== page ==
By Alejandro Freixes, CCNN Head Writer
On the 70th anniversary of Victory in Europe Day, British Prime Minister David Cameron was re-elected, when it became clear his Conservative Party won a majority.
UK elections are different than the USA, since our President is not determined by the number of Democratic or Republican lawmakers in Congress.
See, the USA’s lawmaking Congress is divided into two halves: the 435-member House of Representatives, where states with big populations get more representatives, and the 100-member Senate, with 2 reps per state. Britain’s Parliament is also split into a lower house and upper house. The lower House of Commons has 650 elected members, but the upper House of Lords has about 780 appointed members. It’s then split into the Lords Spiritual, for Church of England officials, and the Lords Temporal, where members are appointed by the Crown or the PM.
If you’ve ever seen a movie scene with British lawmakers shouting at each other, that’s not too far from the truth, since the PM has to survive a weekly yelling match known as Prime Minister’s Questions. This year, the two major contenders up for election were the current PM David Cameron of the Conservative Party and Labor Party leader Edward Miliband. Miliband is hardcore, since he once overthrew his older brother to become Labor leader, but that ruthlessness wasn’t enough to topple Cameron. In fact, Miliband even resigned as the party leader after the loss.
Elections in Europe wouldn’t have been possible without the Allies defeating the Axis powers in World War II, an event celebrated as Victory in Europe Day on May 8.
When Nazi leader Adolph Hitler rose to power in Germany, he began taking over nearby countries like Czechoslovakia. He triggered the start of World War II on September 1,1939 when German forces invaded Poland, causing the allied nations of Britain and France to team up against Germany.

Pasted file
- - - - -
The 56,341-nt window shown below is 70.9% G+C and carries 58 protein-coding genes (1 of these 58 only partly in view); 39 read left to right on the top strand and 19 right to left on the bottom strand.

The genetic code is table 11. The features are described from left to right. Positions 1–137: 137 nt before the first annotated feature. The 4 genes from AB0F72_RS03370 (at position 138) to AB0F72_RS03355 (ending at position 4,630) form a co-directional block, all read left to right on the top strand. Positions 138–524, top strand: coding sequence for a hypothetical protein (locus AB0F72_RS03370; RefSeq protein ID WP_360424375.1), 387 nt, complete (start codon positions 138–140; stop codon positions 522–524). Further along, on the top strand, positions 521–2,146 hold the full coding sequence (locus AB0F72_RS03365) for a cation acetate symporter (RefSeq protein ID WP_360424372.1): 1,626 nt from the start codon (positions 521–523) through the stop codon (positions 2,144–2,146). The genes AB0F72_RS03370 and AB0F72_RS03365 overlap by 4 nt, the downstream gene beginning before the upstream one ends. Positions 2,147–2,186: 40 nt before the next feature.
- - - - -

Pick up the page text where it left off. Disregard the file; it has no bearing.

Hitler then joined “Team Evil” with Italy and Japan to form the Axis powers, since they were also big fans of invading neighbors. They fought against the Allies, which included countries like the USA and Soviet Russia.
On June 6, 1944, known as D-Day, the Allies began the largest seaborne invasion in history, to free German-occupied Western Europe. About 150,000 Allied soldiers fought in the Invasion of Normandy, which led to the liberation of France.
By May 8, 1945, the Allies had accepted Nazi Germany’s surrender. An alternate version of events gives credit to Captain America for the defeat of HYDRA and the Red Skull. Now, countries celebrate Victory in Europe Day on May 8 every year, with parades and political speeches.
Britain also recently celebrated the birth of Princess Charlotte Elizabeth Diana, daughter of Prince William and Kate Middleton, the Duke and Duchess of Cambridge.
While the British monarchy doesn’t have as much power as it used to, they often raise money and awareness for important social issues. Queen Elizabeth II, who is 89 years old, will become the longest reigning monarch on September 9 this year. She was crowned back in 1952, 63 years ago! Prince William is the son of Charles and Princess Diana, who tragically lost her life in a 1997 car accident, and he’s currently second in line to the throne. His son George is third and his younger brother Prince Harry is fourth.
The newborn princess has a very meaningful name. “Charlotte” is the middle name of Kate’s sister Pippa and the female version of grandfather Charles’ name. “Elizabeth” honors great-grandmother Queen Elizabeth II and “Diana” is from the Prince’s late mother.
Images courtesy of The British Monarchy.